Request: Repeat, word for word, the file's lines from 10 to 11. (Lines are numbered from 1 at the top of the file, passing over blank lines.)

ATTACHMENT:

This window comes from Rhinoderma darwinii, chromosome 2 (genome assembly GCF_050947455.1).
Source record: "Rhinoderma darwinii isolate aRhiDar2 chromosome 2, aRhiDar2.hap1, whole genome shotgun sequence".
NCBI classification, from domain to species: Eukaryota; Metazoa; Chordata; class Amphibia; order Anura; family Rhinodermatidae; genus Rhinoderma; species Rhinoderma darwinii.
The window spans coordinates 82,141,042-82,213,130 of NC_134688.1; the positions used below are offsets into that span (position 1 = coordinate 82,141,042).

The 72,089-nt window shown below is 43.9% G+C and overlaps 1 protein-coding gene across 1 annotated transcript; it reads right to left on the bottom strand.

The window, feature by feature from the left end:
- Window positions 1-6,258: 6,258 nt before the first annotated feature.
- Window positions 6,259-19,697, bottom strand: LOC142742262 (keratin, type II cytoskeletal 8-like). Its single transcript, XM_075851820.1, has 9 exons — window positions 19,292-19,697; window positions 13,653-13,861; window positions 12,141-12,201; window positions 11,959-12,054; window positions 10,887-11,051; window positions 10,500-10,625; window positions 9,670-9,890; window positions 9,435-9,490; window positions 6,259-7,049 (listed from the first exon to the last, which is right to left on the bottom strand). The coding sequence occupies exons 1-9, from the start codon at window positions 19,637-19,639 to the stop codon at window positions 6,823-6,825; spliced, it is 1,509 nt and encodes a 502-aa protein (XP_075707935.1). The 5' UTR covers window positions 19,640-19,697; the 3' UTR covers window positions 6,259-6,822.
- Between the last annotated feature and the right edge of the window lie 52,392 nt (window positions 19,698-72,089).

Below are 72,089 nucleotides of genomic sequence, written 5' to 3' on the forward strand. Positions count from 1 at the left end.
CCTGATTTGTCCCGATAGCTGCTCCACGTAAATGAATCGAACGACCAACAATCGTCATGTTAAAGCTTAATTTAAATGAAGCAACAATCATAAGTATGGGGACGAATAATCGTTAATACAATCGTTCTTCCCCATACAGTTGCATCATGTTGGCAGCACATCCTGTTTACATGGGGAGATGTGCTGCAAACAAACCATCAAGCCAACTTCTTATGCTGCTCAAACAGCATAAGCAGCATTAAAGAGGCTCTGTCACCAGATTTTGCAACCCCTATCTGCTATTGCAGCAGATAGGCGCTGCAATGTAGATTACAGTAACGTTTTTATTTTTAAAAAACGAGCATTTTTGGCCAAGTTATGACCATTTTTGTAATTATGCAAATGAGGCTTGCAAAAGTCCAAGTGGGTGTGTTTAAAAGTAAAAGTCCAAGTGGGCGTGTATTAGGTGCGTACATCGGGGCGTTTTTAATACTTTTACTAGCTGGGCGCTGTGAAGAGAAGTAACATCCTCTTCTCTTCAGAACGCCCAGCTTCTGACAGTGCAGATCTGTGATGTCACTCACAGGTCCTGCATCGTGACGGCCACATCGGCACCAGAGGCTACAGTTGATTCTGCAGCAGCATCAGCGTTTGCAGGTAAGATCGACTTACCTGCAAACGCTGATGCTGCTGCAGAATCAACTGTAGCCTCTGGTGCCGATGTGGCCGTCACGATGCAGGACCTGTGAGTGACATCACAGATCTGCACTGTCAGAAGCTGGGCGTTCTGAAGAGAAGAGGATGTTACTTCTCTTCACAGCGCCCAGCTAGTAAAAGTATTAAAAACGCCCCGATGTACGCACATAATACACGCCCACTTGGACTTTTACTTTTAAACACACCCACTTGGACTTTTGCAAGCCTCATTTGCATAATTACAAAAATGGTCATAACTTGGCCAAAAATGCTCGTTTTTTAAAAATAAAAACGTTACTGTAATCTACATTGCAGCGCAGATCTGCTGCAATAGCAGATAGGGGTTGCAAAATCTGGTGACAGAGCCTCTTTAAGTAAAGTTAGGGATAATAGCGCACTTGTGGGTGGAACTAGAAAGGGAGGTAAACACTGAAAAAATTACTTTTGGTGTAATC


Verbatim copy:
Below are 72,089 nucleotides of genomic sequence, written 5' to 3' on the forward strand. Positions count from 1 at the left end.
CCTGATTTGTCCCGATAGCTGCTCCACGTAAATGAATCGAACGACCAACAATCGTCATGTTAAAGCTTAATTTAAATGAAGCAACAATCATAAGTATGGGGACGAATAATCGTTAATACAATCGTTCTTCCCCATACAGTTGCATCATGTTGGCAGCACATCCTGTTTACATGGGGAGATGTGCTGCAAACAAACCATCAAGCCAACTTCTTATGCTGCTCAAACAGCATAAGCAGCATTAAAGAGGCTCTGTCACCAGATTTTGCAACCCCTATCTGCTATTGCAGCAGATAGGCGCTGCAATGTAGATTACAGTAACGTTTTTATTTTTAAAAAACGAGCATTTTTGGCCAAGTTATGACCATTTTTGTAATTATGCAAATGAGGCTTGCAAAAGTCCAAGTGGGTGTGTTTAAAAGTAAAAGTCCAAGTGGGCGTGTATTAGGTGCGTACATCGGGGCGTTTTTAATACTTTTACTAGCTGGGCGCTGTGAAGAGAAGTAACATCCTCTTCTCTTCAGAACGCCCAGCTTCTGACAGTGCAGATCTGTGATGTCACTCACAGGTCCTGCATCGTGACGGCCACATCGGCACCAGAGGCTACAGTTGATTCTGCAGCAGCATCAGCGTTTGCAGGTAAGATCGACTTACCTGCAAACGCTGATGCTGCTGCAGAATCAACTGTAGCCTCTGGTGCCGATGTGGCCGTCACGATGCAGGACCTGTGAGTGACATCACAGATCTGCACTGTCAGAAGCTGGGCGTTCTGAAGAGAAGAGGATGTTACTTCTCTTCACAGCGCCCAGCTAGTAAAAGTATTAAAAACGCCCCGATGTACGCACATAATACACGCCCACTTGGACTTTTACTTTTAAACACACCCACTTGGACTTTTGCAAGCCTCATTTGCATAATTACAAAAATGGTCATAACTTGGCCAAAAATGCTCGTTTTTTAAAAATAAAAACGTTACTGTAATCTACATTGCAGCGCAGATCTGCTGCAATAGCAGATAGGGGTTGCAAAATCTGGTGACAGAGCCTCTTTAAGTAAAGTTAGGGATAATAGCGCACTTGTGGGTGGAACTAGAAAGGGAGGTAAACACTGAAAAAATTACTTTTGGTGTAATC